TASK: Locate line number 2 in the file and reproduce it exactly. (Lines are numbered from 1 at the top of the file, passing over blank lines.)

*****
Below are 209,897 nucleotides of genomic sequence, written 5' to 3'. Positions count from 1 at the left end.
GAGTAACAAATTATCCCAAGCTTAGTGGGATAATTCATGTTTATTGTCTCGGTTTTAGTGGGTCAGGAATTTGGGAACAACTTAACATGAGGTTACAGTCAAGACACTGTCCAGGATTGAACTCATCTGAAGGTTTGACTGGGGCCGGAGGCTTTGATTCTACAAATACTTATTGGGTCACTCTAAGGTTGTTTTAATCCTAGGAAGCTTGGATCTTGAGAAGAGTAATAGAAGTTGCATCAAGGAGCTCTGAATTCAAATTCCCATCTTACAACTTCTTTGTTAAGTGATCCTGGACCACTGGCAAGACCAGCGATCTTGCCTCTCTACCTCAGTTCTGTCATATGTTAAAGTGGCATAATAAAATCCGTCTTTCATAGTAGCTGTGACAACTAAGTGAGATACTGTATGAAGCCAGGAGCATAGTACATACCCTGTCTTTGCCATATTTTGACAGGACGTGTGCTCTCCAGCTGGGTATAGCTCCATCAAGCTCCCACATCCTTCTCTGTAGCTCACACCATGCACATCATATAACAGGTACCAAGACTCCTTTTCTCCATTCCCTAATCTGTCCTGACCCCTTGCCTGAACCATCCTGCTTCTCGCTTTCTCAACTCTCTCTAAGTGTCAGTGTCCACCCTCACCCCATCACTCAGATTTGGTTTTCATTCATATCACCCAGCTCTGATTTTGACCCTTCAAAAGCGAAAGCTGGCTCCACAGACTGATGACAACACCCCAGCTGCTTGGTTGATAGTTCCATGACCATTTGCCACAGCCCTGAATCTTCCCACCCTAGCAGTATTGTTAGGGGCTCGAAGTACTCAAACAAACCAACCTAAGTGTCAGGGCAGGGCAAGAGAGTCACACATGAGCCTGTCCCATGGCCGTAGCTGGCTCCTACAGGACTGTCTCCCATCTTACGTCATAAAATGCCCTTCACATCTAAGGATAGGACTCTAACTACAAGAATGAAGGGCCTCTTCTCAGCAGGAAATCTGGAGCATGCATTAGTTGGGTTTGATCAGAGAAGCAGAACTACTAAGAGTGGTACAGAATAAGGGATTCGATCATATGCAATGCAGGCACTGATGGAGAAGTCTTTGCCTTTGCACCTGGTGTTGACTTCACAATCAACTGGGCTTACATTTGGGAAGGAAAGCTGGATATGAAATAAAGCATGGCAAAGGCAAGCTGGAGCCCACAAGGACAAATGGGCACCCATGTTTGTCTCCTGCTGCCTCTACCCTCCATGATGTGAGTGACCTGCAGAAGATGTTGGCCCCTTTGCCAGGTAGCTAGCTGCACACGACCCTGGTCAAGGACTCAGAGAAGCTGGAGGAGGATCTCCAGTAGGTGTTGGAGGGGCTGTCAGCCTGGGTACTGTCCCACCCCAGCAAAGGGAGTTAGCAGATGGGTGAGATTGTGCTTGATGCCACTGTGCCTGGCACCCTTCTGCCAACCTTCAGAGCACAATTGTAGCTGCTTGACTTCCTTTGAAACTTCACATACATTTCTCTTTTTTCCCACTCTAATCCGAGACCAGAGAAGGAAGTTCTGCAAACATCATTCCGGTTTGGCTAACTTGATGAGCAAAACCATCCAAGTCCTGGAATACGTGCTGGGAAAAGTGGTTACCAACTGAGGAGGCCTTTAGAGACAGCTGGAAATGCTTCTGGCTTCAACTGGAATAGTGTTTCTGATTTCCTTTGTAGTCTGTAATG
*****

GAGTAACAAATTATCCCAAGCTTAGTGGGATAATTCATGTTTATTGTCTCGGTTTTAGTGGGTCAGGAATTTGGGAACAACTTAACATGAGGTTACAGTCAAGACACTGTCCAGGATTGAACTCATCTGAAGGTTTGACTGGGGCCGGAGGCTTTGATTCTACAAATACTTATTGGGTCACTCTAAGGTTGTTTTAATCCTAGGAAGCTTGGATCTTGAGAAGAGTAATAGAAGTTGCATCAAGGAGCTCTGAATTCAAATTCCCATCTTACAACTTCTTTGTTAAGTGATCCTGGACCACTGGCAAGACCAGCGATCTTGCCTCTCTACCTCAGTTCTGTCATATGTTAAAGTGGCATAATAAAATCCGTCTTTCATAGTAGCTGTGACAACTAAGTGAGATACTGTATGAAGCCAGGAGCATAGTACATACCCTGTCTTTGCCATATTTTGACAGGACGTGTGCTCTCCAGCTGGGTATAGCTCCATCAAGCTCCCACATCCTTCTCTGTAGCTCACACCATGCACATCATATAACAGGTACCAAGACTCCTTTTCTCCATTCCCTAATCTGTCCTGACCCCTTGCCTGAACCATCCTGCTTCTCGCTTTCTCAACTCTCTCTAAGTGTCAGTGTCCACCCTCACCCCATCACTCAGATTTGGTTTTCATTCATATCACCCAGCTCTGATTTTGACCCTTCAAAAGCGAAAGCTGGCTCCACAGACTGATGACAACACCCCAGCTGCTTGGTTGATAGTTCCATGACCATTTGCCACAGCCCTGAATCTTCCCACCCTAGCAGTATTGTTAGGGGCTCGAAGTACTCAAACAAACCAACCTAAGTGTCAGGGCAGGGCAAGAGAGTCACACATGAGCCTGTCCCATGGCCGTAGCTGGCTCCTACAGGACTGTCTCCCATCTTACGTCATAAAATGCCCTTCACATCTAAGGATAGGACTCTAACTACAAGAATGAAGGGCCTCTTCTCAGCAGGAAATCTGGAGCATGCATTAGTTGGGTTTGATCAGAGAAGCAGAACTACTAAGAGTGGTACAGAATAAGGGATTCGATCATATGCAATGCAGGCACTGATGGAGAAGTCTTTGCCTTTGCACCTGGTGTTGACTTCACAATCAACTGGGCTTACATTTGGGAAGGAAAGCTGGATATGAAATAAAGCATGGCAAAGGCAAGCTGGAGCCCACAAGGACAAATGGGCACCCATGTTTGTCTCCTGCTGCCTCTACCCTCCATGATGTGAGTGACCTGCAGAAGATGTTGGCCCCTTTGCCAGGTAGCTAGCTGCACACGACCCTGGTCAAGGACTCAGAGAAGCTGGAGGAGGATCTCCAGTAGGTGTTGGAGGGGCTGTCAGCCTGGGTACTGTCCCACCCCAGCAAAGGGAGTTAGCAGATGGGTGAGATTGTGCTTGATGCCACTGTGCCTGGCACCCTTCTGCCAACCTTCAGAGCACAATTGTAGCTGCTTGACTTCCTTTGAAACTTCACATACATTTCTCTTTTTTCCCACTCTAATCCGAGACCAGAGAAGGAAGTTCTGCAAACATCATTCCGGTTTGGCTAACTTGATGAGCAAAACCATCCAAGTCCTGGAATACGTGCTGGGAAAAGTGGTTACCAACTGAGGAGGCCTTTAGAGACAGCTGGAAATGCTTCTGGCTTCAACTGGAATAGTGTTTCTGATTTCCTTTGTAGTCTGTAATG